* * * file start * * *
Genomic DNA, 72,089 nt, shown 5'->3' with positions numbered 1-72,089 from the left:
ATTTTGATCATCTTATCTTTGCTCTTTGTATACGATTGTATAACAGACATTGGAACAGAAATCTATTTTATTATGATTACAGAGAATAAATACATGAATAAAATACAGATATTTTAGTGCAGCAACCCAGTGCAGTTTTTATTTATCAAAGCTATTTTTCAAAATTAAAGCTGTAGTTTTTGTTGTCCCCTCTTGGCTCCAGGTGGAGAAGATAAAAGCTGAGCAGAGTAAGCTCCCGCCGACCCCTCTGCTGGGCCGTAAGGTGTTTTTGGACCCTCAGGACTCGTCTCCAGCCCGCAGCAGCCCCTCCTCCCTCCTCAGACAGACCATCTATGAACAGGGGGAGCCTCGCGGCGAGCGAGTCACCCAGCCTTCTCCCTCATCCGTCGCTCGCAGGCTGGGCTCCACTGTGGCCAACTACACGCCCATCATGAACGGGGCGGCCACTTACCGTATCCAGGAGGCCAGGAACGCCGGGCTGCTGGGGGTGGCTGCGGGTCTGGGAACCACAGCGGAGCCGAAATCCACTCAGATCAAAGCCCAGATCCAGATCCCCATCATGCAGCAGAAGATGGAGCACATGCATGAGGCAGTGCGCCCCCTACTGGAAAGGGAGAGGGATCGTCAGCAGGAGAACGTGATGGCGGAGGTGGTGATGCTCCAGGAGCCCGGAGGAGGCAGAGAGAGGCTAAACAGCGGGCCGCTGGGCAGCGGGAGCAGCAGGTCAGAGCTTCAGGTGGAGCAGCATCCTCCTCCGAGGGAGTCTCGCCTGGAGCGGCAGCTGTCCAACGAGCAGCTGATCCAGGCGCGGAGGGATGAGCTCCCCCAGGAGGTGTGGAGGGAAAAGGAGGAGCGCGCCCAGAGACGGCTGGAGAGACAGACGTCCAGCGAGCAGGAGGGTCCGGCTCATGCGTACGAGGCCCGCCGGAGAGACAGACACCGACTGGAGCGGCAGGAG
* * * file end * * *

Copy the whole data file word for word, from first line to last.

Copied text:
Genomic DNA, 72,089 nt, shown 5'->3' with positions numbered 1-72,089 from the left:
ATTTTGATCATCTTATCTTTGCTCTTTGTATACGATTGTATAACAGACATTGGAACAGAAATCTATTTTATTATGATTACAGAGAATAAATACATGAATAAAATACAGATATTTTAGTGCAGCAACCCAGTGCAGTTTTTATTTATCAAAGCTATTTTTCAAAATTAAAGCTGTAGTTTTTGTTGTCCCCTCTTGGCTCCAGGTGGAGAAGATAAAAGCTGAGCAGAGTAAGCTCCCGCCGACCCCTCTGCTGGGCCGTAAGGTGTTTTTGGACCCTCAGGACTCGTCTCCAGCCCGCAGCAGCCCCTCCTCCCTCCTCAGACAGACCATCTATGAACAGGGGGAGCCTCGCGGCGAGCGAGTCACCCAGCCTTCTCCCTCATCCGTCGCTCGCAGGCTGGGCTCCACTGTGGCCAACTACACGCCCATCATGAACGGGGCGGCCACTTACCGTATCCAGGAGGCCAGGAACGCCGGGCTGCTGGGGGTGGCTGCGGGTCTGGGAACCACAGCGGAGCCGAAATCCACTCAGATCAAAGCCCAGATCCAGATCCCCATCATGCAGCAGAAGATGGAGCACATGCATGAGGCAGTGCGCCCCCTACTGGAAAGGGAGAGGGATCGTCAGCAGGAGAACGTGATGGCGGAGGTGGTGATGCTCCAGGAGCCCGGAGGAGGCAGAGAGAGGCTAAACAGCGGGCCGCTGGGCAGCGGGAGCAGCAGGTCAGAGCTTCAGGTGGAGCAGCATCCTCCTCCGAGGGAGTCTCGCCTGGAGCGGCAGCTGTCCAACGAGCAGCTGATCCAGGCGCGGAGGGATGAGCTCCCCCAGGAGGTGTGGAGGGAAAAGGAGGAGCGCGCCCAGAGACGGCTGGAGAGACAGACGTCCAGCGAGCAGGAGGGTCCGGCTCATGCGTACGAGGCCCGCCGGAGAGACAGACACCGACTGGAGCGGCAGGAG